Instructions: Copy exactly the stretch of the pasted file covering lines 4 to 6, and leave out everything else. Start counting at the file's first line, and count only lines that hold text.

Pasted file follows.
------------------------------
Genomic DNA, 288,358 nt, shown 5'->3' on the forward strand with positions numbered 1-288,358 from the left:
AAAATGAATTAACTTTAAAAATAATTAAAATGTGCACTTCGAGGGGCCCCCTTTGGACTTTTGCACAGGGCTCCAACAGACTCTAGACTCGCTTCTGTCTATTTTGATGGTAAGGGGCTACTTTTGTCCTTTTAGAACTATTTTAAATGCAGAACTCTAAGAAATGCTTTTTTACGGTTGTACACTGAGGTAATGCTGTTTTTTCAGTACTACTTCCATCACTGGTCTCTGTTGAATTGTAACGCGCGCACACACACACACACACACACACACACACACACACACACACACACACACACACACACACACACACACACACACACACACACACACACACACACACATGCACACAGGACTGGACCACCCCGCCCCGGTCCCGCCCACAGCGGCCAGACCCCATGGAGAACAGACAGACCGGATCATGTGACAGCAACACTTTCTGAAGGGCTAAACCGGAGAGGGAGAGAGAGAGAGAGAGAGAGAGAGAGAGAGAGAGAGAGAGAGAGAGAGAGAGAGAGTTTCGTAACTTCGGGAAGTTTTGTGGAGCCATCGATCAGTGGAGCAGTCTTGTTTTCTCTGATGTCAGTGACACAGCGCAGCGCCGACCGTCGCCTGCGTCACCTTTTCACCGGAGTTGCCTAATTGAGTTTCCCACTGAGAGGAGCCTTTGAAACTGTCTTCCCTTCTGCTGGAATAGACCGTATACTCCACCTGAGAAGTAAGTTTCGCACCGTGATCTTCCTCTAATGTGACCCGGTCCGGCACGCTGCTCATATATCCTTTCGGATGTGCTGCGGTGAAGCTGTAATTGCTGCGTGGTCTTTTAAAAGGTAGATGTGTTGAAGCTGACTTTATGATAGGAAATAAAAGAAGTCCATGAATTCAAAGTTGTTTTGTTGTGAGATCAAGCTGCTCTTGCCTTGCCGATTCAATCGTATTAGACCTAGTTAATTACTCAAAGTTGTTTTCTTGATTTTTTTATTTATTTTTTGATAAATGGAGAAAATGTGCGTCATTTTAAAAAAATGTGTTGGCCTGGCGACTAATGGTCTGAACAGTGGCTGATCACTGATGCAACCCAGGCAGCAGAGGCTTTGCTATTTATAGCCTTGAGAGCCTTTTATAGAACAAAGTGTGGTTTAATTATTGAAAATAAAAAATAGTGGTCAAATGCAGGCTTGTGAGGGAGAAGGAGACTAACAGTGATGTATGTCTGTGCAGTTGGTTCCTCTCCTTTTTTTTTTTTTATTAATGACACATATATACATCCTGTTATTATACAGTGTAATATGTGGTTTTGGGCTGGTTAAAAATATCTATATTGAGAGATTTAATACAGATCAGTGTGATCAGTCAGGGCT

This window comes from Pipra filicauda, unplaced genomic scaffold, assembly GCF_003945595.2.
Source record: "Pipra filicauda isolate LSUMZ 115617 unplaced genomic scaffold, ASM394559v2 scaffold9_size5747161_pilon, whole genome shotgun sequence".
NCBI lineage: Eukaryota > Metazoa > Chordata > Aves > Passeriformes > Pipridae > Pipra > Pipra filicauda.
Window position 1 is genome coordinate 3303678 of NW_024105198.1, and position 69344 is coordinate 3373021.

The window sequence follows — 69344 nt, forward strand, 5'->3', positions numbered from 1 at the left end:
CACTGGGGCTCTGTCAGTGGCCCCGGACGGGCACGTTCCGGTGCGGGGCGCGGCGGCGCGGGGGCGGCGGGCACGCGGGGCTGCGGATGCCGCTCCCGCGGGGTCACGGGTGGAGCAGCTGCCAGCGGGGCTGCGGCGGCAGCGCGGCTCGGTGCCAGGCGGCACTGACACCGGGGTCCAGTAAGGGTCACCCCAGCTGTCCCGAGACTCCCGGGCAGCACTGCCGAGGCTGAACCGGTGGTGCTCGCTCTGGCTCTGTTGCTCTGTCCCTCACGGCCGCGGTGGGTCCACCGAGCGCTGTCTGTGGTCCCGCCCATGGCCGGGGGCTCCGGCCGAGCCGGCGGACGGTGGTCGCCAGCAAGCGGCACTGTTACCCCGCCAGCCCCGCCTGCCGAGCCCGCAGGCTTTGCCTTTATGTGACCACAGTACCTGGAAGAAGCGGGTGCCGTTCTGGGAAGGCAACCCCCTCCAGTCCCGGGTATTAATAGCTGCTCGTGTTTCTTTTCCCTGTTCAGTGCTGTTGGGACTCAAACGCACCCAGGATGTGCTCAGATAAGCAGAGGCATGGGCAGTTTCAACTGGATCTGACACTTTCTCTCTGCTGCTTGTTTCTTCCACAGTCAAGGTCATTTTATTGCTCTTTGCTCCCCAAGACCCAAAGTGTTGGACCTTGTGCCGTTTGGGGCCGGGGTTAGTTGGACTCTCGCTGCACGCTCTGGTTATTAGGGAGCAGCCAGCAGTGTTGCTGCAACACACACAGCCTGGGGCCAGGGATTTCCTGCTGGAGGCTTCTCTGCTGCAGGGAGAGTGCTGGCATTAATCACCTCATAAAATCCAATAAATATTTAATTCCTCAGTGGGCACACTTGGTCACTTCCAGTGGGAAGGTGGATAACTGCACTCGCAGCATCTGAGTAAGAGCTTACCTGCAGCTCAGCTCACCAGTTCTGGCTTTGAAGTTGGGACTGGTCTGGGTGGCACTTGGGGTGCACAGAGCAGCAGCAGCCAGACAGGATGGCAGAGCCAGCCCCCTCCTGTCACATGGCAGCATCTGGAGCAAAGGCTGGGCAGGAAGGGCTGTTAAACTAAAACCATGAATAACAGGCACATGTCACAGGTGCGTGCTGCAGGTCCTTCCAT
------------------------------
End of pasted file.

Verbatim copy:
Source record: "Pipra filicauda isolate LSUMZ 115617 unplaced genomic scaffold, ASM394559v2 scaffold9_size5747161_pilon, whole genome shotgun sequence".
NCBI lineage: Eukaryota > Metazoa > Chordata > Aves > Passeriformes > Pipridae > Pipra > Pipra filicauda.
Window position 1 is genome coordinate 3303678 of NW_024105198.1, and position 69344 is coordinate 3373021.